Added on 2 December: Thanks to Eric for the link. Glad I was able to help him get into the Christmas spirit.


    ハードル

    Posted by Sean at 20:58, November 30th, 2009

    Yet again “rough going,” as the headline on this Nikkei article has it, for the transfer of the Futenma base:

    On 30 November, Prime Minister Yukio Hatoyama confronted a second session, following up another on 27 November, with Okinawa Governor Hirokazu Nakaima revolving around the issues with the transfer of the United States military base in Futenma (Ginowan, Okinawa). On the 30th, there were also active [efforts at] coordinating things, such as the prime minister’s collaborating with relevant cabinet ministers, but the hurdle presented by the “decision before year’s end” sought by the US remains high.

    “He said that, considering the hazardousness of Futenma, he’d like to get a concrete conclusion as quickly as possible.” That’s what the prime minister stressed to a press conference at his official residence on the night of the 30th. In contrast with the hour-long meeting with the governor on the 27th, that on the 30th was 20 minutes. It’s naturally assumed that the substantive debate was “on the 27th,” but the prime minister repeated, “I cannot discuss specific content.”

    Okinawans have been divided over the plan to relocate the Marine base for years now; the current plan, unless things have changed, is to expand Camp Schwab rather than expand offshore. But that’s been in the works since the middle of the decade.


    Change—it’s good for you

    Posted by Sean at 22:26, November 29th, 2009

    If you decided the best way to retain a seemly spirit of thankfulness over the past several days was to avoid political news and commentary, you may find it helpful to get back into the galling swing of things by reading this much-linked piece by Charles Krauthammer:

    The United States has the best health care in the world — but because of its inefficiencies, also the most expensive. The fundamental problem with the 2,074-page Senate health-care bill (as with its 2,014-page House counterpart) is that it wildly compounds the complexity by adding hundreds of new provisions, regulations, mandates, committees, and other arbitrary bureaucratic inventions.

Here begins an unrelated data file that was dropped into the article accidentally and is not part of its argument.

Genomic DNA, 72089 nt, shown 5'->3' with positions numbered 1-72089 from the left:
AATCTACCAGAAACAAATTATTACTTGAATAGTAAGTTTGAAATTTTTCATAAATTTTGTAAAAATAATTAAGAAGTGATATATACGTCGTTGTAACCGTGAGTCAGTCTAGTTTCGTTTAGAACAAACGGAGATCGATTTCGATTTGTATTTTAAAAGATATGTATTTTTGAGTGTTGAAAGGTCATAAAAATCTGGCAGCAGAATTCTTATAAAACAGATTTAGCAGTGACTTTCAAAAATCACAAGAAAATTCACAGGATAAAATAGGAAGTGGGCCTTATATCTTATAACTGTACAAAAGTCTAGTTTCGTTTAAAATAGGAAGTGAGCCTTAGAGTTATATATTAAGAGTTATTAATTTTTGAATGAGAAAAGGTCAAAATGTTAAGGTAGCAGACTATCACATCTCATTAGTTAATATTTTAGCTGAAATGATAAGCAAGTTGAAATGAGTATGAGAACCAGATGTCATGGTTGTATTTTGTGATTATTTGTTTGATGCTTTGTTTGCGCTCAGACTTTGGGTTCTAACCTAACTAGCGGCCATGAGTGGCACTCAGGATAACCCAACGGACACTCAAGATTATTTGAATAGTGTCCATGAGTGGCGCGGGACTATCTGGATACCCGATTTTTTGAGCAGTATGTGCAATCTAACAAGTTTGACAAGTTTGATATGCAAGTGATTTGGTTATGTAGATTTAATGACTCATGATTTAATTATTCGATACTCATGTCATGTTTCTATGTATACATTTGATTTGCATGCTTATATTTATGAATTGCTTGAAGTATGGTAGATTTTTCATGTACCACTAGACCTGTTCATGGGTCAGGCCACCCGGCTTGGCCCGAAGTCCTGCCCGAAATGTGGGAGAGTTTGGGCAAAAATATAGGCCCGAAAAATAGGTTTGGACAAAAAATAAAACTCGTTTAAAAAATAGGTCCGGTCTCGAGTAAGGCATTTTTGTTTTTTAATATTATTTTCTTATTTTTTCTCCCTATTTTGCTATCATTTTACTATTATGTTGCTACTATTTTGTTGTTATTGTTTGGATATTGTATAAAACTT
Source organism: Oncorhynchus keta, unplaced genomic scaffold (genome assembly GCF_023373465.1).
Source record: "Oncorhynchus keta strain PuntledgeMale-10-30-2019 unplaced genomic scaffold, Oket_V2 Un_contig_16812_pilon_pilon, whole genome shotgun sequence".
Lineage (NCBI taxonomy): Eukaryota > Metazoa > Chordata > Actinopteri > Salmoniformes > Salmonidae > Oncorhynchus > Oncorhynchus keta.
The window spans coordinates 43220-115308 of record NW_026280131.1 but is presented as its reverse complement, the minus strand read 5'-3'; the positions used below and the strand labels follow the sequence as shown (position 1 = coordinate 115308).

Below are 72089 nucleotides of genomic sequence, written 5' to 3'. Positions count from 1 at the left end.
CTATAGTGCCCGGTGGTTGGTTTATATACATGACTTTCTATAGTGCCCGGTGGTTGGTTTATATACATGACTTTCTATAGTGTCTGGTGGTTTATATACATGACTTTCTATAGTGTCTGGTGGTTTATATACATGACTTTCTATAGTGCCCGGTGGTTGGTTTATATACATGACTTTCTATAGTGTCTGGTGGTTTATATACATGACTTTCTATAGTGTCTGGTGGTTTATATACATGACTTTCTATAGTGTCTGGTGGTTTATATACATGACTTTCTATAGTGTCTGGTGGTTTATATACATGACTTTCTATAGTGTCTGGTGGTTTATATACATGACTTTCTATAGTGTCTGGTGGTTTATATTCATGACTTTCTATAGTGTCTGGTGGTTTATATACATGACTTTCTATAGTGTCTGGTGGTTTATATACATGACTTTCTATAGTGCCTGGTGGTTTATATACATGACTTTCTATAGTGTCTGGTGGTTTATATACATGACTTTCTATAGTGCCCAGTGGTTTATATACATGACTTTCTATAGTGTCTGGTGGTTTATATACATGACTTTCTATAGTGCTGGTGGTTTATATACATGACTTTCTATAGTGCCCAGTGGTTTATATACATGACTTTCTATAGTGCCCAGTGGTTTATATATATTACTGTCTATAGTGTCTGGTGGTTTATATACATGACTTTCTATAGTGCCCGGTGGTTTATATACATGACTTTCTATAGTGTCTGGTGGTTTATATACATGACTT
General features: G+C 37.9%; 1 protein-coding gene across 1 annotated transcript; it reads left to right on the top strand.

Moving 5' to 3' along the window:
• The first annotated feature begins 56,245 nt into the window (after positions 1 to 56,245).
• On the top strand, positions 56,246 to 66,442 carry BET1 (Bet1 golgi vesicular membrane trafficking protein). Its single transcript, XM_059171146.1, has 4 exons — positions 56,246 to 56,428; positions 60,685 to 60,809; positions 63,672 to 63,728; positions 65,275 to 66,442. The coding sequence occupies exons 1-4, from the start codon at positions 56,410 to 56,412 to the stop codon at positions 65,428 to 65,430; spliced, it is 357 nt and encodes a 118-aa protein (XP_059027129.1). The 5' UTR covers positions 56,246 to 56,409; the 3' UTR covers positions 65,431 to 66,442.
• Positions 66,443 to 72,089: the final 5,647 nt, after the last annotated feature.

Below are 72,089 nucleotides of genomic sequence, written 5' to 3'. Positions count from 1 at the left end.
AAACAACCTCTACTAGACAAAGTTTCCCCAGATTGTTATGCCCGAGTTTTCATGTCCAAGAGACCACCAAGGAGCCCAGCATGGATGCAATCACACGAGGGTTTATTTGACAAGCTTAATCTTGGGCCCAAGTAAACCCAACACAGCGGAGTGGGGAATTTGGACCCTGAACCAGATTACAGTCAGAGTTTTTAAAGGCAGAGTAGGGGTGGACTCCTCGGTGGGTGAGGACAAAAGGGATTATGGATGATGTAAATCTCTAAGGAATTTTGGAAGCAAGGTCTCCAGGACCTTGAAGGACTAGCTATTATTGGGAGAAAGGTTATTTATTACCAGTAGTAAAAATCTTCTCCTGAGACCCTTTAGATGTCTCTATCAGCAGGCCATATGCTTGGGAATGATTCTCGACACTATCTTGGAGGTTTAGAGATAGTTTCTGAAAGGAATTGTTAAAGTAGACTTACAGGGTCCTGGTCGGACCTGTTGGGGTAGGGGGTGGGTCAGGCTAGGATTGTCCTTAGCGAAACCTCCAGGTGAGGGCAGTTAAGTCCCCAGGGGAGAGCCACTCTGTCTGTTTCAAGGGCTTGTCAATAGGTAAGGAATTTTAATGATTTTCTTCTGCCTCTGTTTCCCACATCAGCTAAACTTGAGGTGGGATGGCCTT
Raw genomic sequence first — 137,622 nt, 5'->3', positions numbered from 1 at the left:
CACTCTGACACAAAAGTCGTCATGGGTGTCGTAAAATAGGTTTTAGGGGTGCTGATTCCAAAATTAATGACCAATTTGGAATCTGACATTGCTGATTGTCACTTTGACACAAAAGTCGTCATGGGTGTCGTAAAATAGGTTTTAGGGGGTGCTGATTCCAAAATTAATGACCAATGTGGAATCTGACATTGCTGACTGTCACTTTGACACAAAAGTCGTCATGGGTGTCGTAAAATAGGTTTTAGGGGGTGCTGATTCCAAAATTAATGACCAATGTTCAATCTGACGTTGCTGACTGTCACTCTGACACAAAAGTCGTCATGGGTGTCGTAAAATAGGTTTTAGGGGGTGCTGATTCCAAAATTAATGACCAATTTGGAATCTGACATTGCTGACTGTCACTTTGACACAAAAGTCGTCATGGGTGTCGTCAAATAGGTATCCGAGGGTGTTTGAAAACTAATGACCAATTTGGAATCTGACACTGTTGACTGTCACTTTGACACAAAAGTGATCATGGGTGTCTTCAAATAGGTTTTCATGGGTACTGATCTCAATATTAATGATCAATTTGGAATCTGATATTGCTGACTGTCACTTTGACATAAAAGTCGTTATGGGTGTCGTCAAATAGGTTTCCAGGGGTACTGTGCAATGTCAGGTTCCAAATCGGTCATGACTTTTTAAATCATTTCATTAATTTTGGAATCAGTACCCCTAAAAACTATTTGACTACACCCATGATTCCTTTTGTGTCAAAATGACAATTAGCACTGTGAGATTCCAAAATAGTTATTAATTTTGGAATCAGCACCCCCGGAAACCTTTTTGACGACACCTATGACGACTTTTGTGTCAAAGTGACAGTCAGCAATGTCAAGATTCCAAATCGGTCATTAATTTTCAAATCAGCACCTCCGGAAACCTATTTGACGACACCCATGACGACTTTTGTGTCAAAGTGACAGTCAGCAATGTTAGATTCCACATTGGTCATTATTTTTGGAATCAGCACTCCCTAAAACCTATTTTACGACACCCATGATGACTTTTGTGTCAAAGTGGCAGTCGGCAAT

Worse, they are packed into a monstrous package without any regard to each other. The only thing linking these changes — such as the 118 new boards, commissions, and programs — is political expediency. Each must be able to garner just enough votes to pass. There is not even a pretense of a unifying vision or conceptual harmony.

    Well, there’s no unifying vision or conceptual harmony if you’re actually thinking about the thing from the point of view of someone whose goal is to improve health care. If your goal is to centralize more control and further enable federal power-broking and nannyism, I have little doubt that the bills are characterized by a great deal of coherence indeed.

    Krauthammer suggests starting over.

    Insuring the uninsured is a moral imperative. The problem is that the Democrats have chosen the worst possible method — a $1 trillion new entitlement of stupefying arbitrariness and inefficiency.

    The better choice is targeted measures that attack the inefficiencies of the current system one by one — tort reform, interstate purchasing. and taxing employee benefits. It would take 20 pages to write such a bill, not 2,000 — and provide the funds to cover the uninsured without wrecking both U.S. health care and the U.S. Treasury.

    The problem with targeted measures is that they have an inhibiting effect on open-ended power grabs. Stupefying arbitrariness and inefficiency, by contrast, provide rich opportunities for lots of fixers, legal experts, and task forces to guide people through the thicket of new requirements. And really, what’s more important—better health care for Americans, or an expanded Yale Law grad employment program?* I mean, let’s not be selfish here.

    *******

    Is that enough cynicism for one post-Thanksgiving post? I don’t think so!

    Peggy Noonan writes that some people are, amazingly, beginning to think that President Obama is kind of amateurish. Just to be clear, what I’m amazed by is not that they’re thinking it but rather that they’ve only just started thinking it. Noonan gets at something about The Bow, also, that I was trying to verbalize in this post and my last comment to it:

    The Obama bowing pictures are becoming iconic, and they would not be if they weren’t playing off a growing perception. If the pictures had been accompanied by headlines from Asia saying “Tough Talks Yield Big Progress” or “Obama Shows Muscle in China,” the bowing pictures might be understood this way: “He Stoops to Conquer: Canny Obama shows elaborate deference while he subtly, toughly, quietly advances his nation’s interests.”

    But that’s not how the pictures were received or will be remembered.

    It is true that Mr. Obama often seems not to have a firm grasp of—or respect for—protocol, of what has been done before and why, and of what divergence from the traditional might imply. And it is true that his political timing was unfortunate. When a great nation is feeling confident and strong, a surprising presidential bow might seem gracious. When it is feeling anxious, a bow will seem obsequious.

    The Obama bowing pictures are becoming iconic not for those reasons, however, but because they express a growing political perception, and that is that there is something amateurish about this presidency, something too ad hoc and highly personalized about it, something . . . incompetent, at least in its first year.

    The post by Elizabeth Drew that Noonan cites is a good read, too.